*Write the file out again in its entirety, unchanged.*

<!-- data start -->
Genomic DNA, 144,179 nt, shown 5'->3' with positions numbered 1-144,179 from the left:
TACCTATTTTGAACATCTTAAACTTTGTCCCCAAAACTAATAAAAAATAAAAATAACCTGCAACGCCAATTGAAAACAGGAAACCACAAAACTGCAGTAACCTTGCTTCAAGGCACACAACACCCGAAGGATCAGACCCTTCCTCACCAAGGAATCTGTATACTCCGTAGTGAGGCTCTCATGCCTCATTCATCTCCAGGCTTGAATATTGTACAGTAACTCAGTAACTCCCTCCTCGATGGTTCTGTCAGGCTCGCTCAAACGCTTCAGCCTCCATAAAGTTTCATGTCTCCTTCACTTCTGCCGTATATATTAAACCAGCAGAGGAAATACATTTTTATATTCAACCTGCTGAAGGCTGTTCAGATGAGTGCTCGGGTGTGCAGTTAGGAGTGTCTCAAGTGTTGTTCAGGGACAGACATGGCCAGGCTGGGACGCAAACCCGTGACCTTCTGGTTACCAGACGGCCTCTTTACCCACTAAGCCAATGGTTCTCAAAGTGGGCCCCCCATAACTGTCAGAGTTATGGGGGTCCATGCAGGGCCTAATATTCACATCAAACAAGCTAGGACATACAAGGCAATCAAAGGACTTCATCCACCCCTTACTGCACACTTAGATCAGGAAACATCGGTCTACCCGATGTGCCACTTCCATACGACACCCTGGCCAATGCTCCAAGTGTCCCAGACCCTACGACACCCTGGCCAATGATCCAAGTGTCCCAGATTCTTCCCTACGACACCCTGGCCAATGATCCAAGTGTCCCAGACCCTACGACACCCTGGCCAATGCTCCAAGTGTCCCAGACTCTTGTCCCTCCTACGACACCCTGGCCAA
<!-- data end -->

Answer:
Genomic DNA, 144,179 nt, shown 5'->3' with positions numbered 1-144,179 from the left:
TACCTATTTTGAACATCTTAAACTTTGTCCCCAAAACTAATAAAAAATAAAAATAACCTGCAACGCCAATTGAAAACAGGAAACCACAAAACTGCAGTAACCTTGCTTCAAGGCACACAACACCCGAAGGATCAGACCCTTCCTCACCAAGGAATCTGTATACTCCGTAGTGAGGCTCTCATGCCTCATTCATCTCCAGGCTTGAATATTGTACAGTAACTCAGTAACTCCCTCCTCGATGGTTCTGTCAGGCTCGCTCAAACGCTTCAGCCTCCATAAAGTTTCATGTCTCCTTCACTTCTGCCGTATATATTAAACCAGCAGAGGAAATACATTTTTATATTCAACCTGCTGAAGGCTGTTCAGATGAGTGCTCGGGTGTGCAGTTAGGAGTGTCTCAAGTGTTGTTCAGGGACAGACATGGCCAGGCTGGGACGCAAACCCGTGACCTTCTGGTTACCAGACGGCCTCTTTACCCACTAAGCCAATGGTTCTCAAAGTGGGCCCCCCATAACTGTCAGAGTTATGGGGGTCCATGCAGGGCCTAATATTCACATCAAACAAGCTAGGACATACAAGGCAATCAAAGGACTTCATCCACCCCTTACTGCACACTTAGATCAGGAAACATCGGTCTACCCGATGTGCCACTTCCATACGACACCCTGGCCAATGCTCCAAGTGTCCCAGACCCTACGACACCCTGGCCAATGATCCAAGTGTCCCAGATTCTTCCCTACGACACCCTGGCCAATGATCCAAGTGTCCCAGACCCTACGACACCCTGGCCAATGCTCCAAGTGTCCCAGACTCTTGTCCCTCCTACGACACCCTGGCCAA